As a result, much of the discussion about the post-Reformation Church of England is framed by the question of what kind of church it was, or was intended to be, or would have become, if Edward VI had lived longer, or if Queen Elizabeth I had not intervened, or if William Laud had never become Archbishop of Canterbury. This pursuit of the “real” Church of England, and concomitant visions of what that “real” Church of England would have looked like have a way of structuring our readings of the past and of the people who inhabited it. In the case of John Donne, for example, in my career as a scholar of early modern English literature, we have had the Catholic Donne, the Protestant Donne, the Calvinist Donne, and the anti-Calvinist Donne, as well as the apostate Donne, the devout Donne, and the opportunistic Donne, not to mention all the other Donnes that shifting interpretive frameworks have enabled us to consider. For a helpful review of the history of recent scholarship on the English Reformation and a commentary on the ways in which scholars from particular backgrounds bring their own agendas to the study of … Continue reading
The simplest version of the framework is, of course, the dichotomy “Catholic vs Protestant.” But that dichotomy is troubled by changing definitions of what constitutes the meaning of these terms. If the definition of the term “Protestant” is simply that it means anyone or any group that rejects the authority of the Bishop of Rome, then the Church of England was Protestant from the Act of Supremacy of 1534 and remains so today. This would be the case even if the Church of England had remained a church that worshipped in Latin, maintained the monastic system, and perpetuated a celibate priesthood. So, historians who argue, as did Tessa Watt, that for a time the Church of England had only “a patchwork of beliefs,” and by 1600 was still “distinctively … Continue reading
One complicating factor in the development of the Church of England’s identity is, of course, the period of Mary’s reign from 1553 until Mary’s death in 1558, when the authority of the Bishop of Rome was acknowledged once more. Yet one can also argue that that the “Catholic” status of the Church of England in this period does not mean that it once again became identical to the medieval Church of England. Some of the changes wrought by the Henrican and Edwardian reigns — the abolition of the monastic system, for example — could not be undone. Nor was the Catholic Church to which Mary returned the Church of England itself unchanged by the Reformation. After all, by the beginning of her reign the Council of Trent had completed two of its three sessions.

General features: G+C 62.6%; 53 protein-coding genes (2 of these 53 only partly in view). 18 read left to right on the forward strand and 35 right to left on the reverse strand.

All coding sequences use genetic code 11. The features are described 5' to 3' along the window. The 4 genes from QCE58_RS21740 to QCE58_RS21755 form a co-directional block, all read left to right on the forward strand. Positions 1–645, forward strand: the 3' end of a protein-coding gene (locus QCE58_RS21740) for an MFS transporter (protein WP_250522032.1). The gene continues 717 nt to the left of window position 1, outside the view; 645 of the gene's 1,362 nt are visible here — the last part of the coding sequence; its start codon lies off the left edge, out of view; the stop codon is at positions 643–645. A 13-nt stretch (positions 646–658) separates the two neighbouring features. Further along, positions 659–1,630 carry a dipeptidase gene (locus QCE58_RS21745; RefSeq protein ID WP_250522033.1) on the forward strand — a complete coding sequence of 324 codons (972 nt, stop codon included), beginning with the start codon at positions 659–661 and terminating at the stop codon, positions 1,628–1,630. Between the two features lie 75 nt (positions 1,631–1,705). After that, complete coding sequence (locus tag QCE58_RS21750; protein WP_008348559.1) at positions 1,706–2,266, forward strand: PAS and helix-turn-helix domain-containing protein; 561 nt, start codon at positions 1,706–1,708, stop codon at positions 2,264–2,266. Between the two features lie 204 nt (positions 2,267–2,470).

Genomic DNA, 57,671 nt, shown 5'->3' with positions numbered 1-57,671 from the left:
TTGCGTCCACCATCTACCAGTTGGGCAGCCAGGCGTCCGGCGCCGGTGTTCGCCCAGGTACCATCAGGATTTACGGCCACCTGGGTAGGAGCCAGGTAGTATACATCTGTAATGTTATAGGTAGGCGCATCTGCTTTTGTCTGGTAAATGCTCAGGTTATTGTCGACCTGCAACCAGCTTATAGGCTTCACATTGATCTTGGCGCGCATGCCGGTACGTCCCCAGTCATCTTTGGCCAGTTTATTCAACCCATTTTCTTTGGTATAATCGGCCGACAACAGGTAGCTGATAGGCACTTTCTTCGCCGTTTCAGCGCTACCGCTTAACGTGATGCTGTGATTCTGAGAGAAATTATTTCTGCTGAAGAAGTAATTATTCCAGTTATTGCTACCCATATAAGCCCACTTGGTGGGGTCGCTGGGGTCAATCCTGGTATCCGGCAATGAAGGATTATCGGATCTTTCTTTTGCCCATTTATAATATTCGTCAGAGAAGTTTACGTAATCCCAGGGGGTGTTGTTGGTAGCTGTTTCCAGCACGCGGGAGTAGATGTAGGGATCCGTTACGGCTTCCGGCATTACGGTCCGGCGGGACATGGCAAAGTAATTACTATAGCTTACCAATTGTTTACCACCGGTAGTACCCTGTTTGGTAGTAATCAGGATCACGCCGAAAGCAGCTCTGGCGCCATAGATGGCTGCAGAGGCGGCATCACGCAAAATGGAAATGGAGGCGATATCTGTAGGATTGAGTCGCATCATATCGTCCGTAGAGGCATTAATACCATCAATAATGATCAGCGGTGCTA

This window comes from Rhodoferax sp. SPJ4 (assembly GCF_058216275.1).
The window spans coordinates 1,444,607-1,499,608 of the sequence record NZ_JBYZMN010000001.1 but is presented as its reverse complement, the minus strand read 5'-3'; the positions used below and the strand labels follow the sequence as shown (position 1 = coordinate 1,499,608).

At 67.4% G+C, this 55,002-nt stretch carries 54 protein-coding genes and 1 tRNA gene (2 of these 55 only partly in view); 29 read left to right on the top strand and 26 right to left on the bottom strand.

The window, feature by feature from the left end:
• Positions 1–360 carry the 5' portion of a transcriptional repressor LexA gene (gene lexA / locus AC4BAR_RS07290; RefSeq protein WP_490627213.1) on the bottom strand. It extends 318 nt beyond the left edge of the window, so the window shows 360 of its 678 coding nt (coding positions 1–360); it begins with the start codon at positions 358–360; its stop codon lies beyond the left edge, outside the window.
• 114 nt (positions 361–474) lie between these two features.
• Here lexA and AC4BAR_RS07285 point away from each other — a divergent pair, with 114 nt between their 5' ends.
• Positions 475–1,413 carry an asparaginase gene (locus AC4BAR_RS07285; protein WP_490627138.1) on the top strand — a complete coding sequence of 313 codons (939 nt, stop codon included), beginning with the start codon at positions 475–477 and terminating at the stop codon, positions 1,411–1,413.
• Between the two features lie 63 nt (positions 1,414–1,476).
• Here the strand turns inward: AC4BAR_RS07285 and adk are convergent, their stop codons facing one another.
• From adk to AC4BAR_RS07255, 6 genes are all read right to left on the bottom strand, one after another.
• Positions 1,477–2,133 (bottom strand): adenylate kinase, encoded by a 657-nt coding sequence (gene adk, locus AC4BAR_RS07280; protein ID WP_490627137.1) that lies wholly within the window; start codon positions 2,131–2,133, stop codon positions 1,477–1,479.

Framers of a reformed Church of England faced a challenge unique among European nations. Unlike the German dukedoms or the Swiss city-states, the English needed to create a national church, a Church for millions rather than thousands, so, as Lucy Wooding has put it, the English Reformers sought “historical sanction and continuity” in their “need to fashion a form of Elizabethan Protestantism that was not just a protest movement but a framework for a state church.” Lucy Wooding, “John Jewel and the Invention of the Church of England,” in Defending the Faith : John Jewel and the Elizabethan Church, ed. Angela Ranson, Andre Gazal, and Sarah Bastow … Continue reading Hence their consistent appeal not only to scripture but to the Patristic Age as well. As a result, the early English Reformers would claim that their Church was not simply a better alternative to Roman Catholicism but in fact the true Catholic Church, in continuity with the Church of the Apostles and the Fathers, while Rome was the AntiChrist. Or, as Edmund Spenser imagined it, Ecclesia Anglicana was the offspring of St George (his Red Cross Knight) and Una (the Truth), under the gracious shepherding and protection of Elizabeth I, Gloriana, the Faerie Queene.